“Oh, well Dorian men think that no matter what you wear.”
This really shocked me. What sort of planet was
this? Was a woman like me safe alone on the streets? No wonder we had to go to public loos in groups of three or more.
I took a step back and collided with the door. “Can’t we go
to another planet?”
“We’ve only just arrived here. The
ship’s computer needs at least an hour to recharge itself. Luckily I installed
that temporal dynamo, it used to take two hours.”
I left the kitchen, went to my room that wasn’t really mine and hid under the blankets,
hoping that everything would all just go away. This was just a bad dream, I’d
wake up in a minute, I was just having a nightmare, time to wake up, please let me wake up.
Don’t let this be real, I don’t want this, I want my world back, with a family who loved me, a cute boyfriend
and dozens of friends to share gossip with and generally spend the day with talking about all the tiny little things that
life was all about. Who could I talk to about the future if I didn’t have
one? I was alone, all alone. No
one here cared for me and one only kept me around out of some sense of obligation. I
wish I’d died with my world; I’d rather be dead than here. I don’t
want this, but I can’t get back what I had. I’ll never go home again,
never fall in love again, and never grow old in a house full of kids and grandkids.
Everything I planned for, hoped for was gone, taken away. I had nothing
now that was mine. It was like I was walking on snow and not leaving any footprints. There was no sign of where I’d come from or where I was going. No sign that I was here, that I exist. This world was wrong,
all wrong. It had a blue sky! What
kind of alien planet, that had a blue sky, could ever resemble my own world? I
felt the weight lifted off me for a second, a bright light shone through my eyelids.
It was as if I were a seed emerging into sunlight, except it was just the Doctor, pulling the duvet back.
“Are you alright, Erin?”
“Just a little homesick.” I said
to her. How could I explain what it felt like to her? She’d made a big speech about how she was a wanderer and an explorer.
I was everything that she was not. I needed to feel connected to friends
and family, it was part of who I was, and they were all gone now. A part of me
had died; the pain was still raw and fresh. The loss was unmourned as I hadn’t
come to terms with it, may never come to terms with it. “It kind of just
snuck up on me.” This earned me an immediate hug, which kind of jarred
my spine a bit, but it felt reassuring none the less.
“We should get out of here, get some fresh air.
It’ll do us both the power of good.”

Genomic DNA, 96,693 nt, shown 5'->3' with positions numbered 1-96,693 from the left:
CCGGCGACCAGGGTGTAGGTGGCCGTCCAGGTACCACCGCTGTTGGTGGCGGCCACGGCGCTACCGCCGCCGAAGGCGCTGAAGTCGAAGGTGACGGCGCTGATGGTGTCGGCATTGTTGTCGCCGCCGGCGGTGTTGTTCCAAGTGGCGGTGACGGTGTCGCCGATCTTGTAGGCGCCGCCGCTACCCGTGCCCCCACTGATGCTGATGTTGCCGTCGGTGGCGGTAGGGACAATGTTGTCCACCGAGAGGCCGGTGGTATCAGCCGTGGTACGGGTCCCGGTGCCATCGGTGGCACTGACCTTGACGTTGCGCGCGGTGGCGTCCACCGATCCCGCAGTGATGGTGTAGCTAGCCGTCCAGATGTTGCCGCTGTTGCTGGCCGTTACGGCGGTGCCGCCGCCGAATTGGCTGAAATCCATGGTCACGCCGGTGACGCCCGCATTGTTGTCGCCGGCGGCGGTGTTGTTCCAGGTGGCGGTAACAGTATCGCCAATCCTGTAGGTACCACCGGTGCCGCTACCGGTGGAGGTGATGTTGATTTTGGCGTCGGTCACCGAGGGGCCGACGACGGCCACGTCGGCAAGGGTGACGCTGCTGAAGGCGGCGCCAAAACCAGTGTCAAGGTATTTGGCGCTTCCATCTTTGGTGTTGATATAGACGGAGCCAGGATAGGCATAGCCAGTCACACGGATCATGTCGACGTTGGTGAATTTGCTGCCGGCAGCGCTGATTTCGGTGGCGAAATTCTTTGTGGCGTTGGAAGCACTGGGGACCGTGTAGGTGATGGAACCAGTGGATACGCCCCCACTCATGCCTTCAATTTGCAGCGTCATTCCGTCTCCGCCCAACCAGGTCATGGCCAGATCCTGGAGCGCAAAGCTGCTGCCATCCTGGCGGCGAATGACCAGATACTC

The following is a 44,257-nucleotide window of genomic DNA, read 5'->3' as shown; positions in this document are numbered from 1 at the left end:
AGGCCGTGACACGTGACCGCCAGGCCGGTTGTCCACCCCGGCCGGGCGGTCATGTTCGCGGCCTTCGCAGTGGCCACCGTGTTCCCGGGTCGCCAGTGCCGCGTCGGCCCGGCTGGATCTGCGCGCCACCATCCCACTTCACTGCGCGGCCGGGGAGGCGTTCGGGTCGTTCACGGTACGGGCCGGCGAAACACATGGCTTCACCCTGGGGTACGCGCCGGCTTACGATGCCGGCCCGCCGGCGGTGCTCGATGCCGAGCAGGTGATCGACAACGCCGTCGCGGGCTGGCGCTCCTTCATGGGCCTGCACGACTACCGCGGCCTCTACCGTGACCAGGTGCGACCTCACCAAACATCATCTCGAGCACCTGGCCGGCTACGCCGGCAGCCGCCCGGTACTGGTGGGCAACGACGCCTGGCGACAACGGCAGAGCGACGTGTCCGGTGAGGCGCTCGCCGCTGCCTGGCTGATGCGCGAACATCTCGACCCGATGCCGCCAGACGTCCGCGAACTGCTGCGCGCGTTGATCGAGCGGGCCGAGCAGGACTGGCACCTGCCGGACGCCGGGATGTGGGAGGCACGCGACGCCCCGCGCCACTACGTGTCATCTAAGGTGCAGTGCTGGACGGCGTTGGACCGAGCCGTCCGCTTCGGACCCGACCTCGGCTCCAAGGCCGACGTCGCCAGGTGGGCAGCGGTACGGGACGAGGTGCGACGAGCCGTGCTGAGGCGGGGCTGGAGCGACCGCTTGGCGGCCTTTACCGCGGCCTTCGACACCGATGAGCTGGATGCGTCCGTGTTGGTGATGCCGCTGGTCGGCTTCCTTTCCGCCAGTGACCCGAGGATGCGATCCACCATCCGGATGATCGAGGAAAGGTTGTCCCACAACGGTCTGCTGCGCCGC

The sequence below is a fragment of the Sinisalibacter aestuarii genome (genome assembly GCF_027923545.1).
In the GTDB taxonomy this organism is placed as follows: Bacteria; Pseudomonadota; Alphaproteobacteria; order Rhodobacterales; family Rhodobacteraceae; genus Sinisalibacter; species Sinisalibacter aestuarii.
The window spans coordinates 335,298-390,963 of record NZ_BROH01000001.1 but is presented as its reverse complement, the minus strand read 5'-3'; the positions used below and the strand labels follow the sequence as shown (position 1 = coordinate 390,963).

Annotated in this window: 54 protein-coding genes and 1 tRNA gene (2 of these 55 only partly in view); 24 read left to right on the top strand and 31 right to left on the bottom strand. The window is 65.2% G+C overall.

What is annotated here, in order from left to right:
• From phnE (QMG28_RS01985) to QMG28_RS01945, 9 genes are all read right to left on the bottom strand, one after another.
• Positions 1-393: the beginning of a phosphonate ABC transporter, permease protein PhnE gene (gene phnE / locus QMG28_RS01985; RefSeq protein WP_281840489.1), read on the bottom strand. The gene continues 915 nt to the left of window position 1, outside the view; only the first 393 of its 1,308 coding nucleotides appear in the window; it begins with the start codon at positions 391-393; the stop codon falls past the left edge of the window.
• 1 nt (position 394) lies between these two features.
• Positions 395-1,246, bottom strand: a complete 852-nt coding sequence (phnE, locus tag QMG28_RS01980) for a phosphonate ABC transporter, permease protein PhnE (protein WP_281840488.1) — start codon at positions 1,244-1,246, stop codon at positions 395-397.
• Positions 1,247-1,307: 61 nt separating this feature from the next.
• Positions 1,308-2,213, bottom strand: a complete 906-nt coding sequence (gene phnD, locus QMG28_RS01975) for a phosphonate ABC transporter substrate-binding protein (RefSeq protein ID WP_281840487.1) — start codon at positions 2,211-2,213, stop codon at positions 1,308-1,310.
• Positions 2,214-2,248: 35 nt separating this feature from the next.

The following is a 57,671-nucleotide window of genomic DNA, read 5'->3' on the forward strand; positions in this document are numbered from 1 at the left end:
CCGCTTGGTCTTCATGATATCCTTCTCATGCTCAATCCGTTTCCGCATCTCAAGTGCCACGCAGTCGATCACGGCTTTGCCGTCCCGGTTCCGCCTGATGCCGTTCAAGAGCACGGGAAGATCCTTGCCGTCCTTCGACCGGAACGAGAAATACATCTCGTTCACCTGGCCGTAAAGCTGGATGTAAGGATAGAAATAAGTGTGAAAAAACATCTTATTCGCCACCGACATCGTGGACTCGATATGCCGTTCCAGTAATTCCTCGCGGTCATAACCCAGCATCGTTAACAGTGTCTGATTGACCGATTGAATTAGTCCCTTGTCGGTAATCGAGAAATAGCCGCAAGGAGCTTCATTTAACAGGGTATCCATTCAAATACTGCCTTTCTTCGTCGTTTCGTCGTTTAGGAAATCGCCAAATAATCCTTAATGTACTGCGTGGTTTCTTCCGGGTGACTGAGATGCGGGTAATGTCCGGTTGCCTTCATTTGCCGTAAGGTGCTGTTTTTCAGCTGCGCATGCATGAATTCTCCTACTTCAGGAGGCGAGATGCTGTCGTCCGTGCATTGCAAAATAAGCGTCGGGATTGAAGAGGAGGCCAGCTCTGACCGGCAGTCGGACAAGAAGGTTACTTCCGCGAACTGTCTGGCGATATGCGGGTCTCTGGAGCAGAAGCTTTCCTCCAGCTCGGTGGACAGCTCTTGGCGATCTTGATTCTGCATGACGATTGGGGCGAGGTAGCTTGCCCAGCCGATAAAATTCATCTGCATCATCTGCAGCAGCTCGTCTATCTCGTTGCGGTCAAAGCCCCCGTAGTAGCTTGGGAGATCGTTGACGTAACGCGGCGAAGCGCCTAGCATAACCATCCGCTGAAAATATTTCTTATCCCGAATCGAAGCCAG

So that was it I guess, she was not only forcing me to live her lifestyle, but she wasn’t
even going to let me have an opinion on anything. “Whatever.” I sighed and got up off the bed, making sure to pull the fabric of my skirt down off
my hips where it had bunched up.
“You’ll be fine, eventually. Maybe
not tomorrow or the day after or the day after that. It’s not easy losing
everything you’ve ever known.”
“I don’t ever want to forget.” I
said sharply. “I don’t ever want to forget them, their names, their
faces, the way my friends and I laughed when we were kids or the old tree I climbed and had to be rescued from by my father. I don’t ever want to forget a single second of it.”
“You won’t. The memories may settle
down into the back of your mind but when you remember them they’ll float back into the front unspoiled and just as if
you experienced them yesterday.”
I wanted to say more, but the look on her eyes was like looking in a mirror, I knew she was
just as upset as I was. She was hurting too, deep inside where love really bites. Maybe she knew how to deal with grief because she’d experienced it so many times? In a way it was nice to see that she hadn’t become dead inside to the pain of
loss and grief that you couldn’t get used to it. Somehow I got a twisted
sort of contentment knowing that I wasn’t going to be dead inside, that I could go on and still live a normal life,
pain was a necessary opposite of joy, without feeling both I’d never really experience things they way they are, which
is simply the way they are. I could put a positive spin on them or a negative
spin; it was up to me to deal with them in my own way. I was fed up of feeling
sorry for myself, being the victim of my own tragedy. “Let’s go for
a walk then.”
The air was fresh but there was a smell, an unnatural cloying smell that caught the back of
my throat and made me cough. The Doctor explained that it was something called
pollution, from the burning of things called hydrocarbons to power the inefficient machines of metal called cars. They were very dangerous however, they moved much faster than even the swiftest horse and buggy and the
noise they made was terrible, a constant din of metal sounds and blaring horns. It
was like the city itself had a plague of some kind, an infection that no-one wanted to cure.
I said as much to the Doctor and she just laughed and nodded her head. I
guess this meant that she agreed with me, at least she didn’t seem to disagree with me, which was progress.